Most of us in the beer world know Stan Hieronymus, who so deftly writes the incredibly enlightening and entertaining Appellation Beer blog when he’s not writing incredible books on beer (Brewing with Wheat, Brew Like a Monk) or touring the globe with his family.
What Stan might not know is that he has very quietly and steadfastly been one of my mentors for more than a decade now as I’ve pursued being a beer communicator/evangelist. I am constantly impressed with Stan’s work, both in quantity and in quality, and with his generosity of his time and knowledge.
He’s one cool dude, too; I’ve hooked up with him for beers in my hometown of Portland while he was traveling, at JazzFest in New Orleans, at Great American Beer Festival in Denver, and in his hometown of Albuquerque for a beer or two while on assignment for my “real job.” In fact, he and I shared the spotlight as two of the first-ever recipients for the Beer Journalism Awards at the GABF a few years ago. Every time I meet up with Stan, I am reminded that he is fun, interesting, and has some great insight into the past, present and future of craft beer and home brewing.But today, I have a bone to pick with Stan over the word “quaffable,” which Stan recently posted on his blog that he will never use.
Stan didn’t do any ‘splainin’ about his quibble with quaffable, but I am guessing some of it has to do with its infusion in the wine world. A quick quest on Google makes several references such as “(usually referring to wine) Easy to drink” and “(tasting term) used to describe a wine that is pleasant to drink but not deserving of careful tasting attention.”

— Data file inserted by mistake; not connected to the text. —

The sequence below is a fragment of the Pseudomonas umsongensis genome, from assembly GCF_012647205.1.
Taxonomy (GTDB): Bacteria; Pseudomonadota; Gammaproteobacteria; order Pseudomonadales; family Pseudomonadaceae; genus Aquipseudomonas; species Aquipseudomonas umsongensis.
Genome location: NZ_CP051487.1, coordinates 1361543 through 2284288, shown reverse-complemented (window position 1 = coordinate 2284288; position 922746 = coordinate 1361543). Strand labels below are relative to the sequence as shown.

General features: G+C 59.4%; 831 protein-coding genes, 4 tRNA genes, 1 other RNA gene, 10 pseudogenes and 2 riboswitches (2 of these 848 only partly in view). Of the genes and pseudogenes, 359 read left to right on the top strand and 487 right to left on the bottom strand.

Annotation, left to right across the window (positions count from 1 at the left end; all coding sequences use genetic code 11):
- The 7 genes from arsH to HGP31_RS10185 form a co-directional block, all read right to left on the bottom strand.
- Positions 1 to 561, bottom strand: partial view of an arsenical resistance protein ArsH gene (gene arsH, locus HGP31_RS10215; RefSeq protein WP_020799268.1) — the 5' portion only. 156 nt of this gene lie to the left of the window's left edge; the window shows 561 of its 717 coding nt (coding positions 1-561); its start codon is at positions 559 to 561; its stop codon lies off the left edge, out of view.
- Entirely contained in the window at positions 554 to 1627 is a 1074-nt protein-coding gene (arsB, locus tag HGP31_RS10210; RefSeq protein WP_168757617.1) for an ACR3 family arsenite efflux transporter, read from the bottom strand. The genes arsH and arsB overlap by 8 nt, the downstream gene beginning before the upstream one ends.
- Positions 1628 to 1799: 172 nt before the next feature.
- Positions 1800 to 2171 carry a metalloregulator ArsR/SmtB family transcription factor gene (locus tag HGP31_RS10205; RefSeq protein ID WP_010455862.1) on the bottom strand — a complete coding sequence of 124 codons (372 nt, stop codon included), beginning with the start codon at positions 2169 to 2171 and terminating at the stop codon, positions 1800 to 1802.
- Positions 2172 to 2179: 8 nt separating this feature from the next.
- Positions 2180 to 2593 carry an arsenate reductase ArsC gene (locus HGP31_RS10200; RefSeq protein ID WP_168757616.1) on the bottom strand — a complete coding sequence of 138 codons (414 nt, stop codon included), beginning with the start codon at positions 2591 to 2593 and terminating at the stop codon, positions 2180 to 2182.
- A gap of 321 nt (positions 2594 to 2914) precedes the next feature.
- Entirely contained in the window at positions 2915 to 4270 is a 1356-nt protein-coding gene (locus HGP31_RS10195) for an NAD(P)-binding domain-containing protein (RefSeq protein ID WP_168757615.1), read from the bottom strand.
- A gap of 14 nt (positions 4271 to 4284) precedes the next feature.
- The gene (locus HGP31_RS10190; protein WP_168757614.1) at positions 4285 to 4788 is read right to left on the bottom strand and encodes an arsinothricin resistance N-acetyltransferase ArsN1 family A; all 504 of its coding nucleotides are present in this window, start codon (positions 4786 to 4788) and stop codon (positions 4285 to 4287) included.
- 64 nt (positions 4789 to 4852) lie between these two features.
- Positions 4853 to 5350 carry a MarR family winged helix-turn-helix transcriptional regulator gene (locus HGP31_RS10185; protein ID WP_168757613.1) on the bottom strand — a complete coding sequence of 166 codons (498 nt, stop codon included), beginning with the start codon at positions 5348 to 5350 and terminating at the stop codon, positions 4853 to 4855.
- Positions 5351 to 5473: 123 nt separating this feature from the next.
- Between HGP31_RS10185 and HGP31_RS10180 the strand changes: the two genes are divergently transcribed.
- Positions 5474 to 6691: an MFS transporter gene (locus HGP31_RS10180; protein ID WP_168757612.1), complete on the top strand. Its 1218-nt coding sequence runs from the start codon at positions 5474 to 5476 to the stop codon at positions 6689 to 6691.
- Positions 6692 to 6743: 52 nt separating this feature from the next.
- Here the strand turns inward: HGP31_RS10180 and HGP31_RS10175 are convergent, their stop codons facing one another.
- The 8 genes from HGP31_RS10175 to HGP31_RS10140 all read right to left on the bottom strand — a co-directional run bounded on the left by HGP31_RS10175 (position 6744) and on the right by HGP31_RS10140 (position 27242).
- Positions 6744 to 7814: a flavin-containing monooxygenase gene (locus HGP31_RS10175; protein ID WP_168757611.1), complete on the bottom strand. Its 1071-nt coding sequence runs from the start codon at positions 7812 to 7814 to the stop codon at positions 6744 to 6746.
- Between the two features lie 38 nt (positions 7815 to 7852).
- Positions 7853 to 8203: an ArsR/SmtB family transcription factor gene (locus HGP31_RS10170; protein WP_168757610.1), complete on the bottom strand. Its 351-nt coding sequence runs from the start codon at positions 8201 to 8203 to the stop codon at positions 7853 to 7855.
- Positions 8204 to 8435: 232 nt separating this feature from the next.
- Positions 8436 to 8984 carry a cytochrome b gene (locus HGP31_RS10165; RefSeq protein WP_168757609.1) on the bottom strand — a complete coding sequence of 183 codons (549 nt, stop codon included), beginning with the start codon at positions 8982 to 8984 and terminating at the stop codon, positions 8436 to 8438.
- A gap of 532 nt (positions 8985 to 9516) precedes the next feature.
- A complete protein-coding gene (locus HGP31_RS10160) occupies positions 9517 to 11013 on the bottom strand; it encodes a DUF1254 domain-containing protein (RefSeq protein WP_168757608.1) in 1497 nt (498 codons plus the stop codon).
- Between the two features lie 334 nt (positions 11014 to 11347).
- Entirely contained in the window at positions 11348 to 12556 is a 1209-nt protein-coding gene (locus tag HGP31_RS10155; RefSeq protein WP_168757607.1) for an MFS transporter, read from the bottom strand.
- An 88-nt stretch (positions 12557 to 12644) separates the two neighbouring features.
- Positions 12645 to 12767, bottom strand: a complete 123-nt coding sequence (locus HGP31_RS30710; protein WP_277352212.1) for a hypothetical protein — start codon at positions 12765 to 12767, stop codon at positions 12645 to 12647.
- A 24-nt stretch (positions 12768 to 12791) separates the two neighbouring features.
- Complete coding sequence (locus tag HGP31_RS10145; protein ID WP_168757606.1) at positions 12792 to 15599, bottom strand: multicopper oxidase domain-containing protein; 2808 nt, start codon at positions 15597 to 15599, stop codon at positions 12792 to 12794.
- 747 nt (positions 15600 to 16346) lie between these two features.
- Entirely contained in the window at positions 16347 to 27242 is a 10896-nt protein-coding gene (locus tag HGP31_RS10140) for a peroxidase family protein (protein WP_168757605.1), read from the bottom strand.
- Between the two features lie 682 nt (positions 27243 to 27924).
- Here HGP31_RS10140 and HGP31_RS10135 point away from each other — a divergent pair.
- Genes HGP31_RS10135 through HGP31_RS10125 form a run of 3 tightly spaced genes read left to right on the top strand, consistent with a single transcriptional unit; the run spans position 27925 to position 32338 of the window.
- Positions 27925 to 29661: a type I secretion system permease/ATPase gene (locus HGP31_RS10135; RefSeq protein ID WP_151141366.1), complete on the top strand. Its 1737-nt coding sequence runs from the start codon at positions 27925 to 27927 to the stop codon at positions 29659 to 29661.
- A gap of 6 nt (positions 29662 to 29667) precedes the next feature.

Or it could be because “quaffable” doesn’t even have an entry in the online version of Merriam-Webster, the dictionary that is often considered the “official” resource for writers. (All you get is a referral to “qualifiable” instead.)
No matter the reason, Stan doesn’t like it. But, despite my affection and respect for Stan, I am going on the record as being a member of the “quaffable” camp.
For one thing, it’s a great Scrabble word (nobody’s ever tried the “not in Webster’s” argument on me — yet). And, “quaffable” is fun to say and write; I use it in my radio show, Beer O’Clock!, especially when I describe certain beers for the “Beer of the Week” segment — while “quaffable” doesn’t roll off the tongue, it does kind of wobble, which seems to fit the word to a T.
As a fan of alliteration, I love the way you can play it against other words (Kolsch is quite quaffable in Cologne, for example). But mostly, “quaffable” is a very visual word for me. It evokes hot-summer-day drinking; those times when you want something wet, refreshing and lighter on the palate that is still darn tasty, but isn’t so complex it takes your focus away from the moment. Except, of course, when you stop just long enough to realize you want to quaff another one!
What are your thoughts on “quaffable?” Should beer writers be using “wine words?” Do you scoff at those who quaff? What are some of your favorite words to describe beers?
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